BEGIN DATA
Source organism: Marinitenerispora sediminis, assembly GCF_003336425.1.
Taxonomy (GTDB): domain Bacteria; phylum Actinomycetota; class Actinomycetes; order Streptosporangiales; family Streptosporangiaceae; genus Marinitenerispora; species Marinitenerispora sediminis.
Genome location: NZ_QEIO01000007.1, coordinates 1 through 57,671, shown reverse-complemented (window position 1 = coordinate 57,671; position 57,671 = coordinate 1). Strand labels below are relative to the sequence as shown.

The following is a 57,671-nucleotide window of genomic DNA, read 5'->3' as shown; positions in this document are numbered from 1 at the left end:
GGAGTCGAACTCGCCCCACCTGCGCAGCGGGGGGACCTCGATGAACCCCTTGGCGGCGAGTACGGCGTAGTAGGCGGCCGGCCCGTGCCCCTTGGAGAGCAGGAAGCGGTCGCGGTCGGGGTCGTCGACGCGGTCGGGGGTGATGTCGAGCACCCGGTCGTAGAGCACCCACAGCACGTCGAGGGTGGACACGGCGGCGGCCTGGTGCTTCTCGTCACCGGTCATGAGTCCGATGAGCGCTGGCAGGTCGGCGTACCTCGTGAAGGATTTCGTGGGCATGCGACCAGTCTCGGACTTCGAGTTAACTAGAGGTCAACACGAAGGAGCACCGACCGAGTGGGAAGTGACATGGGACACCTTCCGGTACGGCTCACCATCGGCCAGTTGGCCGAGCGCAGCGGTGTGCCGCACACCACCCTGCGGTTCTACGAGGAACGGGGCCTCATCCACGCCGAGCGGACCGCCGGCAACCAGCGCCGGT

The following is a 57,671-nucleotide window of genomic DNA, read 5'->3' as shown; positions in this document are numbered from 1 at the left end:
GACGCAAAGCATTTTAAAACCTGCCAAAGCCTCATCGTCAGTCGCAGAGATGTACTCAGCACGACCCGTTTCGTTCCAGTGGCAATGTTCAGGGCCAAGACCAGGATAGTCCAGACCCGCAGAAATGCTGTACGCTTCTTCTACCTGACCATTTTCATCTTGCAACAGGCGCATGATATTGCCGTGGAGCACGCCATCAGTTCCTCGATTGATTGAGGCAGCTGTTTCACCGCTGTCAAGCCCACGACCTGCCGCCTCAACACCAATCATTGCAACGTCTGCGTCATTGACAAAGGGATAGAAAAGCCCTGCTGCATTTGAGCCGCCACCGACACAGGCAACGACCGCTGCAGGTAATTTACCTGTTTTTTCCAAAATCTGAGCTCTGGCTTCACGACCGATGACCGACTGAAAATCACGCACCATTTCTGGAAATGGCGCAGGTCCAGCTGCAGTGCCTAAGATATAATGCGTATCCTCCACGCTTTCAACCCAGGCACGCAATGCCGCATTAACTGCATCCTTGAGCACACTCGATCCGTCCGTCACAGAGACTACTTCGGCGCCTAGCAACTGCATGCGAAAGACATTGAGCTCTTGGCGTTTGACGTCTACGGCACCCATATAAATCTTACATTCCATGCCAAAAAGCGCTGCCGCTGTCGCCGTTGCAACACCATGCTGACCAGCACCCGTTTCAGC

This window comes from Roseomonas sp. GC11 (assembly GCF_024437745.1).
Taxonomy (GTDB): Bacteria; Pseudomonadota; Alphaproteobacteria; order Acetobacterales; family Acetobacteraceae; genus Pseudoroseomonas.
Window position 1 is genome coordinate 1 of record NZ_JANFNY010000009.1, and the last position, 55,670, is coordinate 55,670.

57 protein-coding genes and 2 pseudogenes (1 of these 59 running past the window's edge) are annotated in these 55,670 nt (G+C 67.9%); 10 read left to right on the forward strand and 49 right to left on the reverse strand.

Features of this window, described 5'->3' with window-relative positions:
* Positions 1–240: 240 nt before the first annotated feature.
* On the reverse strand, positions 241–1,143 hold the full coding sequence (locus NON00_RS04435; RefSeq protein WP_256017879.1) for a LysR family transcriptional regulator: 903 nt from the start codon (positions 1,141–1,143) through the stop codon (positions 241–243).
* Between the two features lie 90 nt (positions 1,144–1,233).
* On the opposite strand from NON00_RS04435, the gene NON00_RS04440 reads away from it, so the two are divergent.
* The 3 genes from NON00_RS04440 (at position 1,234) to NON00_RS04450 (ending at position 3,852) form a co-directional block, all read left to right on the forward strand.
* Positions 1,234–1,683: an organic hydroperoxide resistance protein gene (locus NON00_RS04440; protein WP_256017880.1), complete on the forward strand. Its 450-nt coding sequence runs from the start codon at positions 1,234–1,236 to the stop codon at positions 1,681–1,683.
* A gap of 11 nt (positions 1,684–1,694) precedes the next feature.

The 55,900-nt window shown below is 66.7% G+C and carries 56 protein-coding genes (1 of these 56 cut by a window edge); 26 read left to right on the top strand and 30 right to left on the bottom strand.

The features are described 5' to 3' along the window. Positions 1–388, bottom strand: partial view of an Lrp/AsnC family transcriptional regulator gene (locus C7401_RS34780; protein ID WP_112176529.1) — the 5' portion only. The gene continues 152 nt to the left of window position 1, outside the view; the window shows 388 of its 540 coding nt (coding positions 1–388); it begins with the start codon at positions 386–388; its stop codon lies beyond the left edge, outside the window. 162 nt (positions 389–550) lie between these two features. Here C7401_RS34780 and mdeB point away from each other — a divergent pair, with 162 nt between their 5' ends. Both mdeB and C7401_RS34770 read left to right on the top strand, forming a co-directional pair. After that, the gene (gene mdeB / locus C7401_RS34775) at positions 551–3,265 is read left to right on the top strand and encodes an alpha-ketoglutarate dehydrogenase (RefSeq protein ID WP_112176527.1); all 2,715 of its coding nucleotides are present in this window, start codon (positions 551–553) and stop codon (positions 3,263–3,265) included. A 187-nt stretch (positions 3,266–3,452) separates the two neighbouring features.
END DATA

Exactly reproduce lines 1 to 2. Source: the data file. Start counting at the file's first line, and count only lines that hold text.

Source organism: Marinitenerispora sediminis, assembly GCF_003336425.1.
Taxonomy (GTDB): domain Bacteria; phylum Actinomycetota; class Actinomycetes; order Streptosporangiales; family Streptosporangiaceae; genus Marinitenerispora; species Marinitenerispora sediminis.